Registration

The review was registered in the PROSPERO International prospective register of systematic reviews (CRD42013004586).

Results

In the literature review, a total of 2,554 titles were identified, and after reviewing titles and/or abstracts, we retrieved 261 full articles (Figure 2), of which 37 met study criteria. These results and findings from SPAs and HAI databases are reported within each study question.

Study Question 1. Diagnosis of pBI in Young Infants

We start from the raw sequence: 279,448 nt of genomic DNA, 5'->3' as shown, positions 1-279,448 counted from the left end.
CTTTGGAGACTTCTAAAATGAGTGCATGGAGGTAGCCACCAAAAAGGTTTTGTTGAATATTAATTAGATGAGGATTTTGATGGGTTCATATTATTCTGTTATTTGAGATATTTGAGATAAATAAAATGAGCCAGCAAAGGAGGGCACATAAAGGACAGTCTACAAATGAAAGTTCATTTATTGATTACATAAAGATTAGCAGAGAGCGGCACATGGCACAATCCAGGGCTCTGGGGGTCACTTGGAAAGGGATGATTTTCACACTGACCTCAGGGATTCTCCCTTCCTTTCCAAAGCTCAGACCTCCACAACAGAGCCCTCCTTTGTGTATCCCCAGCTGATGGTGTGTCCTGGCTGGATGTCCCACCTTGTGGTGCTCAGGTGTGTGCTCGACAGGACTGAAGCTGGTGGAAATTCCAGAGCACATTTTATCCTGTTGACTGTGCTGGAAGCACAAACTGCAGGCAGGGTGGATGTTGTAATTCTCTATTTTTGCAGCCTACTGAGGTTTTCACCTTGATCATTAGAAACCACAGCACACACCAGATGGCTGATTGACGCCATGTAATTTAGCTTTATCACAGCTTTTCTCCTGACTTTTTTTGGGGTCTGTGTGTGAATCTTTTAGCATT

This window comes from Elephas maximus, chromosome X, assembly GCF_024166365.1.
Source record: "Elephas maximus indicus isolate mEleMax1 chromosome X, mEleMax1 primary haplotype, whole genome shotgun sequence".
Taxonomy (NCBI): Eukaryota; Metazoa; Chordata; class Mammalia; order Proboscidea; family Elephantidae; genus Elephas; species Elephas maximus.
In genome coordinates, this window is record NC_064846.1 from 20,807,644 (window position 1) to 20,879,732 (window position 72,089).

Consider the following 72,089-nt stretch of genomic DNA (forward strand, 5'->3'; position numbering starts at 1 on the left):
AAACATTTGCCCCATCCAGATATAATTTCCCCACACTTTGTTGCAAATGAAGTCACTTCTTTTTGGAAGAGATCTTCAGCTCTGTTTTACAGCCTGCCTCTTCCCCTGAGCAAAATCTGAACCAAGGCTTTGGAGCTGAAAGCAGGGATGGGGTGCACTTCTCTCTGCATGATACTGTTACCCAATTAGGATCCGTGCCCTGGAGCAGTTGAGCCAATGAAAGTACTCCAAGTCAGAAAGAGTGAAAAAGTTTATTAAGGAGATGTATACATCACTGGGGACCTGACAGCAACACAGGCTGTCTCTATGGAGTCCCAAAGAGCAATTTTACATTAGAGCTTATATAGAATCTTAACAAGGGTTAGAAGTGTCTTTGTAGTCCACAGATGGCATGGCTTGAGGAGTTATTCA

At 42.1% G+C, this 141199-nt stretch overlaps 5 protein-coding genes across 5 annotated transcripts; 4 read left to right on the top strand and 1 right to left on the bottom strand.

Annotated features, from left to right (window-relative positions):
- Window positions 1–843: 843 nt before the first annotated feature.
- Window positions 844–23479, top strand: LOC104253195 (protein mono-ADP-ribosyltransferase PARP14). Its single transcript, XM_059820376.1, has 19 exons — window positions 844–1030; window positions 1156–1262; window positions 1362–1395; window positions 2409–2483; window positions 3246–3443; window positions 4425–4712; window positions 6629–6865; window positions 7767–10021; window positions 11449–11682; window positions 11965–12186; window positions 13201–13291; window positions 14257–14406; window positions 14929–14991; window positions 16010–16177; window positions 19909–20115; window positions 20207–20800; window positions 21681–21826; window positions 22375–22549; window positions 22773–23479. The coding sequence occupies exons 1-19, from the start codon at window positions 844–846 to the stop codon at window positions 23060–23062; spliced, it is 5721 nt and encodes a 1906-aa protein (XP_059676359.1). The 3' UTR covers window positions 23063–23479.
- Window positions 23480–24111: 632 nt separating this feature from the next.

We identified a total of 14 studies in the literature that reported on health worker diagnosis of pBI (Table 1). Eleven studies reported on a population of young infants (<2 months) with four of those studies excluding <7 day old infants, and three which reported on neonates (<1 month). In SPA and DHS surveys, there were no data identified on pBI diagnosis in young infants. None of the studies indicated the proportion of preterm or low birth weight babies in the validation sample. Nine assessments were conducted in facilities (outpatient clinics, primary care clinics, or emergency department assessments), and five were conducted within the community. Six studies reported on the accuracy of clinical-sign-based diagnosis of pBI by varying IMCI algorithms compared to a gold standard diagnosis by an expert physician, which included laboratory and radiologic testing. The remaining compared IMCI classification between first-level, frontline health workers and physicians. Health workers ranged from CHWs (n = 4), first-level facility-based health workers (n = 6), to pediatricians (n = 3). Five studies reported on the diagnosis of severe illness (pSBI or VSD) and the remaining reported on any pBI (“need for referral,” “yellow OR red zone” on IMCI).